Abstract 209: The Incidence and Determinants of Brain Tissue Hypoxia in Cardiac Arrest Survivors with Severe Neurological Injury
Introduction: After cardiac arrest (CA), the American Heart Association recommends weaning inspired oxygen (FiO2) “to achieve an arterial oxygen saturation [SaO2]≥94%...to avoid potential oxygen toxicity.” This risks inadequate cerebral oxygen delivery. We hypothesized that brain tissue hypoxia (BTH) would occur commonly in severely brain injured post-CA patients and be more frequent when SaO2 was <98%. We further hypothesized that arterial oxygen tension (PaO2) and mean arterial pressure (MAP) would be determinants of brain tissue oxygen (PbtO2).
Methods: We monitor intracranial pressure (ICP), temperature, PbtO2 and jugular venous oxygen saturation in patients with severe neurological injury (extensor posturing or worse) after CA. We collected data hourly and defined BTH as PbtO298% vs 94-98%. We used generalized estimating equations to test the correlation of ICP, temperature, time from arrest, PaO2, MAP, arterial oxygen content and PaCO2 with PbtO2, then constructed an adjusted model using predictors with an unadjusted P98% (P<0.001). Predictors of PbtO2 that persisted after adjustment (P <0.01) were time, PaO2 and MAP. The median a-B gradient was 119mmHg (IQR 83-162mmHg) but fell rapidly over the first 24h.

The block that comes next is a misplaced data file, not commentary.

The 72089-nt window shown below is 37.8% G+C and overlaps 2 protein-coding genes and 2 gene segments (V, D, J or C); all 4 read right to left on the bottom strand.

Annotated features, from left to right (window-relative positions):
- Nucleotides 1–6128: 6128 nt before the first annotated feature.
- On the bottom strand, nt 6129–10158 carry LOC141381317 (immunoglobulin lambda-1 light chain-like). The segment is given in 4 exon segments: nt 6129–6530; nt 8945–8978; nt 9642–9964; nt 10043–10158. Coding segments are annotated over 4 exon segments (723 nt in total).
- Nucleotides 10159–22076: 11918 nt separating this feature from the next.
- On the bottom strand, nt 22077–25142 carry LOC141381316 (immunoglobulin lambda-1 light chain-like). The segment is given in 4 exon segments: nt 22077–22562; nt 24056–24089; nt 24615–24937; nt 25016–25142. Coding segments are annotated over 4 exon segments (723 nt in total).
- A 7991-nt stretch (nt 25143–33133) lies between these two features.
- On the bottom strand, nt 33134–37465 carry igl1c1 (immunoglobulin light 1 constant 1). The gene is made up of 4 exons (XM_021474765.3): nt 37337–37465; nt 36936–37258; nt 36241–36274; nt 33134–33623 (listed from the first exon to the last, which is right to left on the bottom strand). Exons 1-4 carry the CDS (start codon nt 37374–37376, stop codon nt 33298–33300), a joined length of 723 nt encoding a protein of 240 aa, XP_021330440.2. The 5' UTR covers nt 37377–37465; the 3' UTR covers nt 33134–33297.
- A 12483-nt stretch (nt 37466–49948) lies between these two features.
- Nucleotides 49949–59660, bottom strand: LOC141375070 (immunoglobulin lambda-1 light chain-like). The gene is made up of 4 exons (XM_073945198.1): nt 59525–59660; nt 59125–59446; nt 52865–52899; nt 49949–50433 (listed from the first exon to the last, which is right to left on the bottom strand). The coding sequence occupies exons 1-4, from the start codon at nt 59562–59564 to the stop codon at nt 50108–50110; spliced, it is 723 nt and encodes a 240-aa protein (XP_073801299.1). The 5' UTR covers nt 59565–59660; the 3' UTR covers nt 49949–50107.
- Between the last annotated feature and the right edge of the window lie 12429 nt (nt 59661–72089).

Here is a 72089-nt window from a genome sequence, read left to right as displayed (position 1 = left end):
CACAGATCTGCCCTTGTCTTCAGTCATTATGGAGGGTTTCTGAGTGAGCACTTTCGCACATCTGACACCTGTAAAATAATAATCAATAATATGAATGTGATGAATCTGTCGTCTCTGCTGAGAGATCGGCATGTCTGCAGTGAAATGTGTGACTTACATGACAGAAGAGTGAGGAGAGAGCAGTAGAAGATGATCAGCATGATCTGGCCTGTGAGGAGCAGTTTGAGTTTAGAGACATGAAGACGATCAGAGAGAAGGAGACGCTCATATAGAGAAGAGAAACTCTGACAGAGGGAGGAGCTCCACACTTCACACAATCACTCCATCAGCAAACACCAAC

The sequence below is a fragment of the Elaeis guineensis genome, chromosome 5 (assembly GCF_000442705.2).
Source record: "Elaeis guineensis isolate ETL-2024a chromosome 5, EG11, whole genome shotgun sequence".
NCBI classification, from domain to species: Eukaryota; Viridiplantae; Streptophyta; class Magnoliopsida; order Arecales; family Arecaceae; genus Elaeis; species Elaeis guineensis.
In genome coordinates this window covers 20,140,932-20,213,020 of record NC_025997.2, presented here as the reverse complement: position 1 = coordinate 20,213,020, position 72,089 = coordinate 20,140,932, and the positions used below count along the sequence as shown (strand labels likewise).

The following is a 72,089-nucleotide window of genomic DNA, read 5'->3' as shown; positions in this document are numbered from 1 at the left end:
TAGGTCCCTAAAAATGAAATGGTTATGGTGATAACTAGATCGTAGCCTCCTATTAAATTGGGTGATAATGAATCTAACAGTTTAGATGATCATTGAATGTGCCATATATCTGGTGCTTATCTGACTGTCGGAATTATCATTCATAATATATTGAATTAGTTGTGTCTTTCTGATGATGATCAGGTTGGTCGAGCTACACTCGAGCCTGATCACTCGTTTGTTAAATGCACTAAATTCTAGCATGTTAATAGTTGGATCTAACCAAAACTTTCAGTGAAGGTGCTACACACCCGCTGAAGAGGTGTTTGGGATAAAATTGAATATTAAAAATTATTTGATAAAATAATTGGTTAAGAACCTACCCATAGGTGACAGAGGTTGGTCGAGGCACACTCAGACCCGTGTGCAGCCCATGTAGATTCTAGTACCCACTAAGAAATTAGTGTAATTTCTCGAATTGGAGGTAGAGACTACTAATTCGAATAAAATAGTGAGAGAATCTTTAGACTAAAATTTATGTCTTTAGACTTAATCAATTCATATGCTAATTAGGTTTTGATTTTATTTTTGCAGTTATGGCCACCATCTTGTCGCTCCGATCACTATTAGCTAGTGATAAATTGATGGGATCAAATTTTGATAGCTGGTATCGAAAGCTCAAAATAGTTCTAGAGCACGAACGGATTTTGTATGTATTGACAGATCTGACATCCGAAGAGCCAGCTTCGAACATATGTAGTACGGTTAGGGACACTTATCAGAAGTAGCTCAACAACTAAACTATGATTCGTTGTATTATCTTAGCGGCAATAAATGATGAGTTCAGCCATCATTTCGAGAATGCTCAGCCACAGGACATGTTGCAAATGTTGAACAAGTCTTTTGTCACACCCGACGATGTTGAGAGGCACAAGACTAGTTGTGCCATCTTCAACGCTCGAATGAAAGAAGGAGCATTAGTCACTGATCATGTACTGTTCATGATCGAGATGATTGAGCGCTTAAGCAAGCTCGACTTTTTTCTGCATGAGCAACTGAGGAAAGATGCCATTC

Conclusion: In severely injured post-CA patients, BTH occurs frequently, appears to be delivery responsive, and occurs more commonly when SaO2 is 94-98%. The risk-benefit ratio between limiting BTH vs. limiting hyperoxia must be carefully considered in light of existing guidelines in these severely injured patients.
Author Disclosures: J. Elmer: None. L. Shutter: None. D. Okonkwo: None. J.C. Rittenberger: None. C.W. Callaway: None. C. Dezfulian: None.
- © 2014 by American Heart Association, Inc.